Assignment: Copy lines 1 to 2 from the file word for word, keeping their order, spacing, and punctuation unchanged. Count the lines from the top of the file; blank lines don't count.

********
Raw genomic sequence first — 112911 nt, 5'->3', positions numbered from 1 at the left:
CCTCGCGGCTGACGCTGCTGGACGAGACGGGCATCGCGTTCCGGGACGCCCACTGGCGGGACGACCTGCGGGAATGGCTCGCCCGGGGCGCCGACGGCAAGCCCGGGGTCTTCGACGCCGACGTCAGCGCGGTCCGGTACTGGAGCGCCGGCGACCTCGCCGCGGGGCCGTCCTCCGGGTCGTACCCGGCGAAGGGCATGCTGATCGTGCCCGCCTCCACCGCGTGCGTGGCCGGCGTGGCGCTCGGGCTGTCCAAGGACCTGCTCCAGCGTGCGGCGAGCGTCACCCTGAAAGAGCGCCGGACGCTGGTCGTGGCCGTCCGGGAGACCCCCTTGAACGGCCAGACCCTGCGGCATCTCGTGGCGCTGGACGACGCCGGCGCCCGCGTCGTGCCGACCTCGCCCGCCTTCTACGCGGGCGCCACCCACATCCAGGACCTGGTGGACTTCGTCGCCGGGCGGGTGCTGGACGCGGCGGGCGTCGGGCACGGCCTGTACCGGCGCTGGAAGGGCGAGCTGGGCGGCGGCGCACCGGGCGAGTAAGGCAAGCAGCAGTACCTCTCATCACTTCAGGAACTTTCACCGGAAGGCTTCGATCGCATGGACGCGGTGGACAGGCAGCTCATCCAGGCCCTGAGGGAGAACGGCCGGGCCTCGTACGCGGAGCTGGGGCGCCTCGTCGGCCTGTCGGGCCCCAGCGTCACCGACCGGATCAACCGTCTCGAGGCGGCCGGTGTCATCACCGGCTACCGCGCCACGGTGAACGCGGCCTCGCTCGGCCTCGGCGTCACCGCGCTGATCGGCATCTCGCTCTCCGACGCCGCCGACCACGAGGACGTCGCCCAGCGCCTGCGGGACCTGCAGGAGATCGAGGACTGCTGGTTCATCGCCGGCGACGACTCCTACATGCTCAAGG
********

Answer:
Raw genomic sequence first — 112911 nt, 5'->3', positions numbered from 1 at the left:
CCTCGCGGCTGACGCTGCTGGACGAGACGGGCATCGCGTTCCGGGACGCCCACTGGCGGGACGACCTGCGGGAATGGCTCGCCCGGGGCGCCGACGGCAAGCCCGGGGTCTTCGACGCCGACGTCAGCGCGGTCCGGTACTGGAGCGCCGGCGACCTCGCCGCGGGGCCGTCCTCCGGGTCGTACCCGGCGAAGGGCATGCTGATCGTGCCCGCCTCCACCGCGTGCGTGGCCGGCGTGGCGCTCGGGCTGTCCAAGGACCTGCTCCAGCGTGCGGCGAGCGTCACCCTGAAAGAGCGCCGGACGCTGGTCGTGGCCGTCCGGGAGACCCCCTTGAACGGCCAGACCCTGCGGCATCTCGTGGCGCTGGACGACGCCGGCGCCCGCGTCGTGCCGACCTCGCCCGCCTTCTACGCGGGCGCCACCCACATCCAGGACCTGGTGGACTTCGTCGCCGGGCGGGTGCTGGACGCGGCGGGCGTCGGGCACGGCCTGTACCGGCGCTGGAAGGGCGAGCTGGGCGGCGGCGCACCGGGCGAGTAAGGCAAGCAGCAGTACCTCTCATCACTTCAGGAACTTTCACCGGAAGGCTTCGATCGCATGGACGCGGTGGACAGGCAGCTCATCCAGGCCCTGAGGGAGAACGGCCGGGCCTCGTACGCGGAGCTGGGGCGCCTCGTCGGCCTGTCGGGCCCCAGCGTCACCGACCGGATCAACCGTCTCGAGGCGGCCGGTGTCATCACCGGCTACCGCGCCACGGTGAACGCGGCCTCGCTCGGCCTCGGCGTCACCGCGCTGATCGGCATCTCGCTCTCCGACGCCGCCGACCACGAGGACGTCGCCCAGCGCCTGCGGGACCTGCAGGAGATCGAGGACTGCTGGTTCATCGCCGGCGACGACTCCTACATGCTCAAGG